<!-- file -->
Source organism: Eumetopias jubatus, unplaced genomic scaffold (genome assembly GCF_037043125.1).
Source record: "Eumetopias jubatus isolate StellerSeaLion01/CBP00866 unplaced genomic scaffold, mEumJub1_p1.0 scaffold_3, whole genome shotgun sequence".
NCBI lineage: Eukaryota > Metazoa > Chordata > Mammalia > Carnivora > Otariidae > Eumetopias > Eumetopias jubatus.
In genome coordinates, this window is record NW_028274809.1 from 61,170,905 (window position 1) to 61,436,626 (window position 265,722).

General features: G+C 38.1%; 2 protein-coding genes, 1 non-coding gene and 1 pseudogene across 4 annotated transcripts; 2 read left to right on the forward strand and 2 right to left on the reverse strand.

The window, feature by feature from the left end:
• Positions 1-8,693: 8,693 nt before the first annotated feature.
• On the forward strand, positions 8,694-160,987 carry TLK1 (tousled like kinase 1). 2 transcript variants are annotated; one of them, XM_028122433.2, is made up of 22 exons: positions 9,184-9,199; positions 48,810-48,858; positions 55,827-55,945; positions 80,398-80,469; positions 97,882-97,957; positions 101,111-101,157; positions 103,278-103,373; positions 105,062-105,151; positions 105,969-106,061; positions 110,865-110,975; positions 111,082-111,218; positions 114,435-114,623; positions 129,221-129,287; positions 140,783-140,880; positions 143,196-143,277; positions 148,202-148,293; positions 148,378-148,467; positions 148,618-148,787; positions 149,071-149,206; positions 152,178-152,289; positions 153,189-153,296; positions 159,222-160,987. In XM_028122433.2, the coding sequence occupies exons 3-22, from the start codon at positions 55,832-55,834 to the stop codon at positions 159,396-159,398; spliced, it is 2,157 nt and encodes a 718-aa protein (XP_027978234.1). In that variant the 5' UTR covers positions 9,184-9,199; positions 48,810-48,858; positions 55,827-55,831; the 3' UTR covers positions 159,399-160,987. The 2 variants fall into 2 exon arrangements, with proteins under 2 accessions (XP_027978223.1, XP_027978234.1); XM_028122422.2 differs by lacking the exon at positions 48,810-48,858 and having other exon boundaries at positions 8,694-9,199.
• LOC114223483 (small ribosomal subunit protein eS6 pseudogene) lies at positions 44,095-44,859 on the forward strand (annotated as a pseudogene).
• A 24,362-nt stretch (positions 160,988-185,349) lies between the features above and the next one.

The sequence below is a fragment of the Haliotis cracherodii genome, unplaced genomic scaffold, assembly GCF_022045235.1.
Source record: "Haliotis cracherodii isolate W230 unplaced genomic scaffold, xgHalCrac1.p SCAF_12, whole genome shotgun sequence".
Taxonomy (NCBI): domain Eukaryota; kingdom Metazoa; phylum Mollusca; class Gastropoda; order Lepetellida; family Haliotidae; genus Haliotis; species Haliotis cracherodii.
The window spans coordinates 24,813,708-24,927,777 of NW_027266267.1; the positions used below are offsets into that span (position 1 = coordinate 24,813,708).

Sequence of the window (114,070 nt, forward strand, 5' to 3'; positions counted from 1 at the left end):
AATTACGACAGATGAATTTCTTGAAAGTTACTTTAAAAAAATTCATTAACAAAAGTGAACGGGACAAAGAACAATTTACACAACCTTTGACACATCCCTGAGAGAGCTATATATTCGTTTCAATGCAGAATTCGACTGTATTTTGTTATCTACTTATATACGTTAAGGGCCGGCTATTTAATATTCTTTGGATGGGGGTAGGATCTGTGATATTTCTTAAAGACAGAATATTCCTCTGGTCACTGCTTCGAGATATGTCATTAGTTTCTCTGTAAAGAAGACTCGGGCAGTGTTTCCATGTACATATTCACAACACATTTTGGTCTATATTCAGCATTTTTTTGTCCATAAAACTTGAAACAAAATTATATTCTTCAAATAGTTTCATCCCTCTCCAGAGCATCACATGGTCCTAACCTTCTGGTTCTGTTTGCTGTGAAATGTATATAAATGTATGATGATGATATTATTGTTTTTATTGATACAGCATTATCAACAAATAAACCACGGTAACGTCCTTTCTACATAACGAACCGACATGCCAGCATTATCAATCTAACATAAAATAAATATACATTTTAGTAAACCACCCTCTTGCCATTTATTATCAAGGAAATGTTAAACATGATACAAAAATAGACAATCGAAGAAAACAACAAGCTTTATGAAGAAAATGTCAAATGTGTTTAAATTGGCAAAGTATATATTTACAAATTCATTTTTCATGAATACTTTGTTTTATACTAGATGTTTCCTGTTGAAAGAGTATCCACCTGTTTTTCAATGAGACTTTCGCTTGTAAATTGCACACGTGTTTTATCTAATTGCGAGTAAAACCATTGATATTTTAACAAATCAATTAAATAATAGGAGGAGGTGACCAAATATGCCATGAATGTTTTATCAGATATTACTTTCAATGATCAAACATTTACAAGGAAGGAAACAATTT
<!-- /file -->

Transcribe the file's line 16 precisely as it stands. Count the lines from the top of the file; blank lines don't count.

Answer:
AATTACGACAGATGAATTTCTTGAAAGTTACTTTAAAAAAATTCATTAACAAAAGTGAACGGGACAAAGAACAATTTACACAACCTTTGACACATCCCTGAGAGAGCTATATATTCGTTTCAATGCAGAATTCGACTGTATTTTGTTATCTACTTATATACGTTAAGGGCCGGCTATTTAATATTCTTTGGATGGGGGTAGGATCTGTGATATTTCTTAAAGACAGAATATTCCTCTGGTCACTGCTTCGAGATATGTCATTAGTTTCTCTGTAAAGAAGACTCGGGCAGTGTTTCCATGTACATATTCACAACACATTTTGGTCTATATTCAGCATTTTTTTGTCCATAAAACTTGAAACAAAATTATATTCTTCAAATAGTTTCATCCCTCTCCAGAGCATCACATGGTCCTAACCTTCTGGTTCTGTTTGCTGTGAAATGTATATAAATGTATGATGATGATATTATTGTTTTTATTGATACAGCATTATCAACAAATAAACCACGGTAACGTCCTTTCTACATAACGAACCGACATGCCAGCATTATCAATCTAACATAAAATAAATATACATTTTAGTAAACCACCCTCTTGCCATTTATTATCAAGGAAATGTTAAACATGATACAAAAATAGACAATCGAAGAAAACAACAAGCTTTATGAAGAAAATGTCAAATGTGTTTAAATTGGCAAAGTATATATTTACAAATTCATTTTTCATGAATACTTTGTTTTATACTAGATGTTTCCTGTTGAAAGAGTATCCACCTGTTTTTCAATGAGACTTTCGCTTGTAAATTGCACACGTGTTTTATCTAATTGCGAGTAAAACCATTGATATTTTAACAAATCAATTAAATAATAGGAGGAGGTGACCAAATATGCCATGAATGTTTTATCAGATATTACTTTCAATGATCAAACATTTACAAGGAAGGAAACAATTT